S – Sincerity People don’t care how much you know, until they know how much you care. I saw this quote many years ago and I am unsure of it’s origin but the sentiment is very true. Fire officers must truly care about their members and members must care about each other and truly wish to become part of the team.

C – Competence This is easily said and not always done. Passing the test does not make you competent; your performance under stress in the field demonstrates it much better. As an officer do you have technical ability and demonstrate a command presence? As a firefighter do you keep your skills sharp and maintain yourself current so that your shift officer is never embarrassed by your lack of knowledge, skills or abilities?

I – Initiative – Do you have to wait for written orders or directive number 17 to come down from headquarters or are you a self motivated starter who will get things done without supervision. Officers enjoy having firefighters on their group or engine company that show initiative and self motivation.

P – Pride  Pride is nothing more than caring about the things that you do regardless if anyone is looking or not. It is about you, your appearance, and your actions. It also applies to our off duty behavior whether we like that or not or whether we choose to believe it or not. Our personal pride as an officer or as a firefighter means an awful lot. It reflects in our behavior as others see us.

L – Loyalty As an officer one should always show a more pronounced sense of loyalty to the department and administration as you move up the ladder and chain of command. You should also show a sincere sense of loyalty to those who serve with you as subordinates and make you look good every day. That loyalty can be a tough one to balance between those who serve with you and those to whom you serve. There is a distinct difference between loyalty and blind allegiance. Loyalty involves a conscience feeling of wanting to achieve the goals of leadership, and blind allegiance means following folks even when we know they might be wrong. It is well beyond the scope of this article to venture down this path.

I – Instructing One of the primary jobs and tasks of an officer or a senior firefighter is to help mentor and train and instruct others along the way. There is nothing greater that will help improve the fire service more than the sharing of knowledge, skills and experience between folks that have the skills and those new students who are trying to learn them.

N – Nimble Officers and firefighters in the fire service really suffer when it comes to this. We must be nimble and ready willing and able to make changes much faster then we do. The factors that affect our ability to be nimble are the size of our department, and the number and length of long standing traditions and / or practices. The fire officer and firefighter has to be operationally nimble, but also mentally ready to be nimble to adjust their personal and professional course and things change around us. You know, change ….like for instance the new recruits that are coming to us now, let’s say.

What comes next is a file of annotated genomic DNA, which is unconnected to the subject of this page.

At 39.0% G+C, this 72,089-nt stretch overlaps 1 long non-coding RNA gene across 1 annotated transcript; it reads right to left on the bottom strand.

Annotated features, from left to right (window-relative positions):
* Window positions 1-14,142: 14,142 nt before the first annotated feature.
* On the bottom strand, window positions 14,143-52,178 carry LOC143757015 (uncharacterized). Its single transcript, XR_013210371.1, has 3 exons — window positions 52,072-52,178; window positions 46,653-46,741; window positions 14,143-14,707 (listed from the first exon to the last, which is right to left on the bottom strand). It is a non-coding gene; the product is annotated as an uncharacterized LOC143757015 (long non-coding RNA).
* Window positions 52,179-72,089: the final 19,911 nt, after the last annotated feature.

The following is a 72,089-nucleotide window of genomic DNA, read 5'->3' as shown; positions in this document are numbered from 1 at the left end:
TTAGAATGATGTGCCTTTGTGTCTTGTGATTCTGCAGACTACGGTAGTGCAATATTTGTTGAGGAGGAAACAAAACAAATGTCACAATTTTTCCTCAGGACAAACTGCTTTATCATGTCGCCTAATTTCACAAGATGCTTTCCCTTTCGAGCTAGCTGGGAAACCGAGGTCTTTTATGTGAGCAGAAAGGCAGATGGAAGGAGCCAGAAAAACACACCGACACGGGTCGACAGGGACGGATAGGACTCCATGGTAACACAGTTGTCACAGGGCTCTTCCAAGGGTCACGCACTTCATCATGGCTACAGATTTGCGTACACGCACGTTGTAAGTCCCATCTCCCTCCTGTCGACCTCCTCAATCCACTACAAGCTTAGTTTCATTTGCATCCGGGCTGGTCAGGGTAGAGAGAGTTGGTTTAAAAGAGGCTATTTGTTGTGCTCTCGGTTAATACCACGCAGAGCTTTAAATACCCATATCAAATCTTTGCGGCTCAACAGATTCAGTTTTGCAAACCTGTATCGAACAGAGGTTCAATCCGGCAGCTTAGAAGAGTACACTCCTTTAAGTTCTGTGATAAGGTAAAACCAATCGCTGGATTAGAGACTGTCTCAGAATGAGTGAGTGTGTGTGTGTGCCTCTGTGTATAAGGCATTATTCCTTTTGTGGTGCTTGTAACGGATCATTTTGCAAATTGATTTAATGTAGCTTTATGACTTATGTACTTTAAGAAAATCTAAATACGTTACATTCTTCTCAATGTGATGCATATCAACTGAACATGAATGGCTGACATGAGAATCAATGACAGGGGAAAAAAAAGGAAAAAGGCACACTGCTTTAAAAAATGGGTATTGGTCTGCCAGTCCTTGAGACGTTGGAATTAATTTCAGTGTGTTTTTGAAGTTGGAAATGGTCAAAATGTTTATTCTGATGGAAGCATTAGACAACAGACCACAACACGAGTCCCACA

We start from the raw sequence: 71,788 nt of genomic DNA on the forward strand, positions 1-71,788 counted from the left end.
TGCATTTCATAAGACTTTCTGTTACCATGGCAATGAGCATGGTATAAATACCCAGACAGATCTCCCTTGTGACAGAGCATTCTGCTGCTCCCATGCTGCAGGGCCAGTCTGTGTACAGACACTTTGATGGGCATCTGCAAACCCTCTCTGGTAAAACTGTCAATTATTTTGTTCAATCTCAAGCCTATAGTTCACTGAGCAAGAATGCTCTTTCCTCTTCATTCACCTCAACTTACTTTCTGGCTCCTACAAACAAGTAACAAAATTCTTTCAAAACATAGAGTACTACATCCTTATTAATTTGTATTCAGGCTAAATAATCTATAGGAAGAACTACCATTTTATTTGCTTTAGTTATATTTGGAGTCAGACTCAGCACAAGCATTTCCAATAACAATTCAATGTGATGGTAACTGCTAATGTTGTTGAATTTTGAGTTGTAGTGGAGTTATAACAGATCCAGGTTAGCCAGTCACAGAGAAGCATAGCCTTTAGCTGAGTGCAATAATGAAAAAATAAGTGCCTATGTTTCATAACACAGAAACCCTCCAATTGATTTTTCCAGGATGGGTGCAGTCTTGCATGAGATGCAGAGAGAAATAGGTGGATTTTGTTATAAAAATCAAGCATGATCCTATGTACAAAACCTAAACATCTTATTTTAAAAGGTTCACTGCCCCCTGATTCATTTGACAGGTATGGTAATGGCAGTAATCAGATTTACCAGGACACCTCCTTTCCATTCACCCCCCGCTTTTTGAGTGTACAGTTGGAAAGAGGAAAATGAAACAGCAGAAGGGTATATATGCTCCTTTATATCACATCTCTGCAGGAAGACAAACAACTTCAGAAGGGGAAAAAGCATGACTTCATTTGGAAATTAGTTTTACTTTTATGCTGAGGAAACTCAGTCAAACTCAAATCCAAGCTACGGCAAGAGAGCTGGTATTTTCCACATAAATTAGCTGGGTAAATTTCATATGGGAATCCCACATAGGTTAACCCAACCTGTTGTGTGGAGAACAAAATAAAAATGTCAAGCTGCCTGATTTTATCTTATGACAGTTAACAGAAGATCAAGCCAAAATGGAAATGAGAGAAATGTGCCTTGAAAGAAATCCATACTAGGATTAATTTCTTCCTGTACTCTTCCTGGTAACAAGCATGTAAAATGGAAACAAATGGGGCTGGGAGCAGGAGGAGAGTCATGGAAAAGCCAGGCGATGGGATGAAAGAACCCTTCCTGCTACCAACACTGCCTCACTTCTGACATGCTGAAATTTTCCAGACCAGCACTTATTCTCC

E – Enthusiasm There is no way to easily hide your personal enthusiasm for the job, or for that matter your lack of enthusiasm either. Fire officers and firefighters who show enthusiasm and passion for the job will find that it is truly contagious and it positively benefits an organization, shift, or department. Enthusiasm cannot be faked nor forced upon anyone and it should be the job of officers and or firefighters to help foster and spread enthusiasm.

So to me the answer is clear, whether or not you choose the dictionary definition of systematic training or subjection to authority especially the training of the mental, moral, and physical powers by instruction and exercise, or if you choose to implement my DISCIPLINE acronym, the fire service might be a better place for your action. The fact that we now have explored that discipline in whatever form applies to us personally, as an engine or ladder company officer or member, as a group, shift or platoon member and even right to the top as a an entire department, means that you the reader can do something about it without anybody else’s help. You don’t need the chief, the captain, mayor or city manager, we can all apply a little more discipline to the fire service and maybe there will be something else new to talk about at the kitchen table next week! Let’s stop admiring the problem of these new recruits not being the same, and do something about it.

Stay safe and take care of one another!

Here is this week’s podcast where I speak about this very topic and more!

This week on the Firefighter Training Podcast I discuss our use of the term paramilitary organization , respect for our veterans, and a discussion about discipline.